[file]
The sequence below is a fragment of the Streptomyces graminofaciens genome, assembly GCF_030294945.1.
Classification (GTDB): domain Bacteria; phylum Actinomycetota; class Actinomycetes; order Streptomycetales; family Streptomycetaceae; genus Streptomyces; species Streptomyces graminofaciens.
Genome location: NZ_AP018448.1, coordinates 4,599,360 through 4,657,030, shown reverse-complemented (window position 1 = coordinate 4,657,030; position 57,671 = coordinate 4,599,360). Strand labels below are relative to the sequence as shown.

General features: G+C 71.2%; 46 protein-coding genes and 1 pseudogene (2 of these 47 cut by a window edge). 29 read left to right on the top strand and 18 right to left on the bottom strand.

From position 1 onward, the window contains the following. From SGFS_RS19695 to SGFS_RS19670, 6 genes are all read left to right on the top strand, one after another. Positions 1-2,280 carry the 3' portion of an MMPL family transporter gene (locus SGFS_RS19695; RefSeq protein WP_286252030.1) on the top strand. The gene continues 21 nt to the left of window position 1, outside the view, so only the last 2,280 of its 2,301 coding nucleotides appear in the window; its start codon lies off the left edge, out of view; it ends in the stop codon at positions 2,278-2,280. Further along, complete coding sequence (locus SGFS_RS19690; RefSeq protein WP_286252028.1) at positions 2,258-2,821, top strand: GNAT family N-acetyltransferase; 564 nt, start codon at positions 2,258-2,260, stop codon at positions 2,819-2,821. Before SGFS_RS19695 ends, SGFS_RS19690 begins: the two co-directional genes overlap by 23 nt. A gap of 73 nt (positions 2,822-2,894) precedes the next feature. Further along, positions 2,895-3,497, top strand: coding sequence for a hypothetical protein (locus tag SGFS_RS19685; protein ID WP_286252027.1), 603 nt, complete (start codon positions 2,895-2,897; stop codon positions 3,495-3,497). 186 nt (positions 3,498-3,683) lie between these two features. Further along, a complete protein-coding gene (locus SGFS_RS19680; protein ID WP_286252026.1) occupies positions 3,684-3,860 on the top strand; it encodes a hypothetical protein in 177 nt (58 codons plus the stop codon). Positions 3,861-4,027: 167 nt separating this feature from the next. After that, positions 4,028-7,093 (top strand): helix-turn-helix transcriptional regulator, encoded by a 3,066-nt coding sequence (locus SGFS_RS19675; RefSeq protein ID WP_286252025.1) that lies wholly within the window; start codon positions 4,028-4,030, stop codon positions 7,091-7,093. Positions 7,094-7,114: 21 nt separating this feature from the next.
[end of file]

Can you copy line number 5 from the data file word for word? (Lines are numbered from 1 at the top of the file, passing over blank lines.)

From position 1 onward, the window contains the following. From SGFS_RS19695 to SGFS_RS19670, 6 genes are all read left to right on the top strand, one after another. Positions 1-2,280 carry the 3' portion of an MMPL family transporter gene (locus SGFS_RS19695; RefSeq protein WP_286252030.1) on the top strand. The gene continues 21 nt to the left of window position 1, outside the view, so only the last 2,280 of its 2,301 coding nucleotides appear in the window; its start codon lies off the left edge, out of view; it ends in the stop codon at positions 2,278-2,280. Further along, complete coding sequence (locus SGFS_RS19690; RefSeq protein WP_286252028.1) at positions 2,258-2,821, top strand: GNAT family N-acetyltransferase; 564 nt, start codon at positions 2,258-2,260, stop codon at positions 2,819-2,821. Before SGFS_RS19695 ends, SGFS_RS19690 begins: the two co-directional genes overlap by 23 nt. A gap of 73 nt (positions 2,822-2,894) precedes the next feature. Further along, positions 2,895-3,497, top strand: coding sequence for a hypothetical protein (locus tag SGFS_RS19685; protein ID WP_286252027.1), 603 nt, complete (start codon positions 2,895-2,897; stop codon positions 3,495-3,497). 186 nt (positions 3,498-3,683) lie between these two features. Further along, a complete protein-coding gene (locus SGFS_RS19680; protein ID WP_286252026.1) occupies positions 3,684-3,860 on the top strand; it encodes a hypothetical protein in 177 nt (58 codons plus the stop codon). Positions 3,861-4,027: 167 nt separating this feature from the next. After that, positions 4,028-7,093 (top strand): helix-turn-helix transcriptional regulator, encoded by a 3,066-nt coding sequence (locus SGFS_RS19675; RefSeq protein ID WP_286252025.1) that lies wholly within the window; start codon positions 4,028-4,030, stop codon positions 7,091-7,093. Positions 7,094-7,114: 21 nt separating this feature from the next.